And oilprice.com reported this week that for the first time since September 2014, U.S. oil and gas extraction and support services jobs increased by 3,300 in November, according to the U.S. Bureau of Labor Statistics (BLS) data.
These developments have prompted the EIA to forecast that U.S. oil production will rise through 2017 to nine million barrels per day (mmbd) and 9.3 mmbd in 2018. EIA also forecasts dry natural gas production will increases by an average of 1.4 billion cubic feet per day (Bcf/d) in 2017 and by 2.8 Bcf/d in 2018, bouncing back from its first annual production decline since 2005.
As Reuters reported this week, the EIA’s latest drilling productivity report finds U.S. shale production is expected to snap a three-month production decline next month, as the following EIA chart illustrates.
EIA data also shows producers drilled 712 wells and completed 545 more wells in the biggest shale basins in December, leaving total drilled but uncompleted wells up 167 at 5,379, the most since April. Again, this activity has been driven largely by the Permian Basin, as production from that play alone is set to rise by 53,000 bpd to 2.18 million bpd.
All of this promising production news considered, it’s not all that surprising that EIA also reported in its 2017 Annual Energy Outlook released this month that the U.S. will soon become a net energy exporter.
GHG’s still expected to fall
Not to be forgotten in all of this good news from the EIA and IEA regarding shale production activity is the fact that U.S. greenhouse gas emissions continue to fall — and both agencies credit shale gas for the declines.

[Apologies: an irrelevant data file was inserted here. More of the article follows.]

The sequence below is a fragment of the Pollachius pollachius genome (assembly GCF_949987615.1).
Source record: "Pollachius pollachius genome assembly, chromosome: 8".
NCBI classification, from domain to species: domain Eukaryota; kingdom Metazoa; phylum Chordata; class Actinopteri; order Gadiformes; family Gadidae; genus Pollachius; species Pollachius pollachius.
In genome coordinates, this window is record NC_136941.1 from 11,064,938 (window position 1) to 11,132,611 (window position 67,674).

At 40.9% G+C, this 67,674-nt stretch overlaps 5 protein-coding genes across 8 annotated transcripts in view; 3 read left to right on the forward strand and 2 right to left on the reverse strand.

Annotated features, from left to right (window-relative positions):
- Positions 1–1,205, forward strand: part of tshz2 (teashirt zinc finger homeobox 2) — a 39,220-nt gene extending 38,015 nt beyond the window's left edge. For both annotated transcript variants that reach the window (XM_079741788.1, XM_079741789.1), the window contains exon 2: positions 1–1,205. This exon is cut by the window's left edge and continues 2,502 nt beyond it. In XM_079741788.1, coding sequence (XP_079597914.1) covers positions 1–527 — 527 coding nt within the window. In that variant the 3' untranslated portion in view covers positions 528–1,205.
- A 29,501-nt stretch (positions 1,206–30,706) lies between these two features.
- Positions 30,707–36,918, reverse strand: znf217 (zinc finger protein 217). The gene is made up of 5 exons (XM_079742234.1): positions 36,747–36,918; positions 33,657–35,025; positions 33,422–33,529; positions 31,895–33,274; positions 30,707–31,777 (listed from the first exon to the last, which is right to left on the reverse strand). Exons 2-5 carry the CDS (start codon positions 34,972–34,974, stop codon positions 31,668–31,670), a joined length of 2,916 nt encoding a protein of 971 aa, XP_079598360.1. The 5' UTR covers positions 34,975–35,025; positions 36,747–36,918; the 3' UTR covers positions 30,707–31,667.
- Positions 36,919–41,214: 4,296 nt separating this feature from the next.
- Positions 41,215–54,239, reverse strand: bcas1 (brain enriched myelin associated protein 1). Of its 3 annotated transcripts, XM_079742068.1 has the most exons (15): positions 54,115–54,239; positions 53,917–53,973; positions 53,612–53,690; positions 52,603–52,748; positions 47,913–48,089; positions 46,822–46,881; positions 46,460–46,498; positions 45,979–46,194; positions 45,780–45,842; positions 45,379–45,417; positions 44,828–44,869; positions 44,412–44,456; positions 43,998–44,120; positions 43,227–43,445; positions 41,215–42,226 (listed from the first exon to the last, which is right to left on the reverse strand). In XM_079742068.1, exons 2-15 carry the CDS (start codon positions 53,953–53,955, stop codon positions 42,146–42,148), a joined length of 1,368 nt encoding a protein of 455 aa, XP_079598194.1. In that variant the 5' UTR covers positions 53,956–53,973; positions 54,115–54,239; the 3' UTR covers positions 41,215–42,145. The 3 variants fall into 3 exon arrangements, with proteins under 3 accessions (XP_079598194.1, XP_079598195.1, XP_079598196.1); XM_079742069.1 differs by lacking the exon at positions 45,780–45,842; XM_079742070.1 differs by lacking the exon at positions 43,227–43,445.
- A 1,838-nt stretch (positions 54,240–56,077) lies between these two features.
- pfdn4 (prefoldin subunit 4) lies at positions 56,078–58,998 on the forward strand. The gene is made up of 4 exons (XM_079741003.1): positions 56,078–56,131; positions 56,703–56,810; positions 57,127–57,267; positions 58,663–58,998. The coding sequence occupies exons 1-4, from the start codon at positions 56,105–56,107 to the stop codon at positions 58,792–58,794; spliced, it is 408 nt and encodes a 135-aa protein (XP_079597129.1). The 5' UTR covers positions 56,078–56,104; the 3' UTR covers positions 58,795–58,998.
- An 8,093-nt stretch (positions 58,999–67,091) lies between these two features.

EIA recently reported that energy-related carbon dioxide (CO2) emissions fell to their lowest levels since 1991 in 2016, and EIA administrator Adam Sieminski told the Washington Examiner last March,
“The drop in CO2 emissions is largely the result of low natural gas prices, which have contributed to natural gas displacing a large amount of coal used for electricity generation.”
Case in point: EIA reported this week that natural gas officially surpassed coal as the main source for electrical generation in 2016 — the first time ever that a fuel other than coal supplied the bulk of the nation’s power on an annual basis.
Not coincidently, EIA also reported this week that carbon emissions from the transportation sector exceeded CO2 emissions from the electric power sector from October 2015 to September 2016 (see EIA graphic below), marking the first time that transportation carbon emissions have regularly surpassed electric power CO2 emissions since the late 1970s.
These developments simply would not be possible without abundant and affordable natural gas, which is why IEA credited natural gas for U.S. energy-related CO2 emissions falling 2 percent in 2015. As a press release from last March stated,
“In the United States, emissions declined by 2% (in 2015), as a large switch from coal to natural gas use in electricity generation took place.”
Birol even recently tweeted,
As former President Barack Obama recently noted, the U.S. is experiencing “the first sustained period of rapid GHG emissions reductions and simultaneous economic growth on record.” He also said, “This ‘decoupling’ of energy sector emissions and economic growth should put to rest the argument that combatting climate change requires accepting lower growth or a lower standard of living” and that the current trend “cannot be understated.”
There is little question that these once mutually exclusive trends have been driven by the shale revolution. And fortunately, the EIA and IEA agree that the outlook for both of these trends continuing in 2017 is very bright thanks to the expected resurgence in shale development.